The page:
8–14. The child, now an adult virgin, taken to Himself in marriage by Jehovah:—the redemption of the people from Egypt, and covenant with them at Sinai to be their God

8. Now when I passed] Better in continuance of the historical narrative, and I passed by.

the time of love] The outcast child was now a marriageable woman.

spread my skirt] Cf. Ruth 3:9—a figure for marriage.

a covenant with thee] The marriage relation is a covenant, Proverbs 2:17; Malachi 2:14. On the “oath,” cf. Ezekiel 16:59.

thou becamest mine] She became his wife, Ruth 4:13; Hosea 3:3.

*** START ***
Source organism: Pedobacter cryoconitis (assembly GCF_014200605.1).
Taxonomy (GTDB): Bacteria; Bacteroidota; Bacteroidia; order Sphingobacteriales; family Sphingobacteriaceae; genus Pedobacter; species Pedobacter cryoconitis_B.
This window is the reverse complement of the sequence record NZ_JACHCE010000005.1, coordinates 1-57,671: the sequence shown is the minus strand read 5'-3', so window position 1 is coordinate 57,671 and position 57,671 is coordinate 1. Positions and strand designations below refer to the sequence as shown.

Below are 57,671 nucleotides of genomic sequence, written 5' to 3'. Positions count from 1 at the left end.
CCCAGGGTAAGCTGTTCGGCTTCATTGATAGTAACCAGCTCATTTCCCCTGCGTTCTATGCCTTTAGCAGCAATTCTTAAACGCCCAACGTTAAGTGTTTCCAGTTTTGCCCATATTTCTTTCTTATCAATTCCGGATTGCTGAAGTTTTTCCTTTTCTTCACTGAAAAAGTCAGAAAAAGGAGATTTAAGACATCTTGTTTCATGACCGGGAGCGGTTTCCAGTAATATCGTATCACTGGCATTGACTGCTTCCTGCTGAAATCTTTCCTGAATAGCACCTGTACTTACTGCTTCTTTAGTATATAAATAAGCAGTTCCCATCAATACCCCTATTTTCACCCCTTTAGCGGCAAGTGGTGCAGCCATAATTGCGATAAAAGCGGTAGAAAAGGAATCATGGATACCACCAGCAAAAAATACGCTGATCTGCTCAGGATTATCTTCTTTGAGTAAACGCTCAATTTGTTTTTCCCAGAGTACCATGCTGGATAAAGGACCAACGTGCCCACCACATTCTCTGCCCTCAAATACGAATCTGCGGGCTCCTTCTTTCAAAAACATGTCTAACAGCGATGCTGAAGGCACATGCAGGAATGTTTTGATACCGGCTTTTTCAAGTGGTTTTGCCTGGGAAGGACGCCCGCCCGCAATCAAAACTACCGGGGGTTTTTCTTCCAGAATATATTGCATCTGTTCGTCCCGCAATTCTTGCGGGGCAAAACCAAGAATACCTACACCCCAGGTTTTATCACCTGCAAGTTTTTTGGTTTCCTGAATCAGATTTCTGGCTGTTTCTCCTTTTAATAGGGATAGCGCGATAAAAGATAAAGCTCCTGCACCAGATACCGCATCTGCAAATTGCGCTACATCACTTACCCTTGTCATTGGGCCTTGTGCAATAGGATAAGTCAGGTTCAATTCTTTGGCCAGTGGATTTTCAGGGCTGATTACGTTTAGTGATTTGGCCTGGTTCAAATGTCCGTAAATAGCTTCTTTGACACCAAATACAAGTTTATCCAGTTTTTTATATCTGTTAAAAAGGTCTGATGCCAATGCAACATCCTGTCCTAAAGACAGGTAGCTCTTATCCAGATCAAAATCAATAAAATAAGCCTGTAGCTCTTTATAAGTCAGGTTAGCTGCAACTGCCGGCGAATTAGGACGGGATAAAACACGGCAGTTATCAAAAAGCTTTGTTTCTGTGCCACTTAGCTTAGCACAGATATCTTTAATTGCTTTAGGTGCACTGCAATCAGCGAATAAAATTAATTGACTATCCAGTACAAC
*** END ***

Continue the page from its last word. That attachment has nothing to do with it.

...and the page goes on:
Verse 8. - The words point to the time of the love of the espousals of Jeremiah 2:2, interpreting the parable, when Israel had grown to the maturity of a nation's life, and gave promise, in spite of previous degradation, of capacities that would render it worthy of the love of the Divine Bridegroom. I spread my skirt over thee. Garments were often used as coverlets, and the act described was therefore, as in Ruth 3:9, the received symbol of a completed marriage (comp. Deuteronomy 22:30; Deuteronomy 27:20). The historical fact represented by the symbol here was probably the formal covenant between Jehovah and Israel (Exodus 24:6, 7). It was then that he became her God, and that she became his people. Ezekiel 16:8The Lord then went past again, and chose for His bride the virgin, who had already grown up to womanhood, and with whom He contracted marriage by the conclusion of the covenant at Sinai. עתּך, thy time, is more precisely defined as עת דּדים, the time of conjugal love. I spread my wing over thee, i.e., the lappet of my garment, which also served as a counterpane; in other words, I married thee (cf. Ruth. EZechariah 3:9), and thereby covered thy nakedness. "I swore to thee," sc. love and fidelity (cf. Hosea 2:21-22), and entered into a covenant with thee, i.e., into that gracious connection formed by the adoption of Israel as the possession of Jehovah, which is represented as a marriage covenant (compare Exodus 24:8 and Exodus 19:5-6, and Deuteronomy 5:2 : - אתך for אתּך). Ezekiel 16:9. describe how Jehovah provided for the purification, clothing, adorning, and maintenance of His wife. As the bride prepares herself for the wedding by washing and anointing, so did the Lord cleanse Israel from the blemishes and impurities which adhered to it from its birth. The rinsing from the blood must not be understood as specially referring either to the laws of purification given to the nation (Hitzig), or as relating solely to the purification effected by the covenant sacrifice (Hvernick). It embraces all that the Lord did for the purifying of the people from the pollution of sin, i.e., for its sanctification. The anointing with oil indicates the powers of the Spirit of God, which flowed to Israel from the divine covenant of grace. The clothing with costly garments, and adorning with all the jewellery of a wealthy lady or princess, points to the equipment of Israel with all the gifts that promote the beauty and glory of life. The clothing is described as made of the costliest materials with which queens were accustomed to clothe themselves. רקמה, embroidered cloth (Psalm 45:15). תּחשׁ, probably the sea-cow, Manati (see the comm. on Exodus 25:5). The word is used here for a fine description of leather of which ornamental sandals were made; a kind of morocco. "I bound thee round with byssus:" this refers to the headband; for חבשׁ is the technical expression for the binding or winding round of the turban-like headdress (cf. Ezekiel 24:17; Exodus 29:9; Leviticus 8:13), and is applied by the Targum to the headdress of the priests. Consequently covering with משׁי, as distinguished from clothing, can only refer to covering with the veil, one of the principal articles of a woman's toilet. The ἁπ. λεγ. משׁי (Ezekiel 16:10 and Ezekiel 16:13) is explained by the Rabbins as signifying silk. The lxx render it τρίχαπτον. According to Jerome, this is a word formed by the lxx: quod tantae subtilitatis fuerit vestimentum, ut pilorum et capillorum tenuitatem habere credatur. The jewellery included not only armlets, nose-rings, and ear-rings, which the daughters of Israel were generally accustomed to wear, but also necklaces and a crown, as ornaments worn by princesses and queens. For רביד, see comm. on Genesis 41:42. Ezekiel 16:13 sums up the contents of Ezekiel 16:9-12. Sheeshiy שׁשׁי is made to conform to משׁי; the food is referred to once more; and the result of the whole is said to have been, that Jerusalem became exceedingly beautiful, and flourished even to royal dignity. The latter cannot be taken as referring simply to the establishment of the monarchy under David, any more than merely to the spiritual sovereignty for which Israel was chosen from the very beginning (Exodus 19:5-6). The expression includes both, viz., the call of Israel to be a kingdom of priests, and the historical realization of this call through the Davidic sovereignty. The beauty, i.e., glory, of Israel became so great, that the name of fame of Israel sounded abroad in consequence among the nations. It was perfect, because the Lord had put His glory upon His Church. This, too, we must not restrict (as Hvernick does) to the far-sounding fame of Israel on its departure from Egypt (Exodus 15:14.); it refers pre-eminently to the glory of the theocracy under David and Solomon, the fame of which spread into all lands. - Thus had Israel been glorified by its God above all the nations, but it did not continue in fellowship with its God.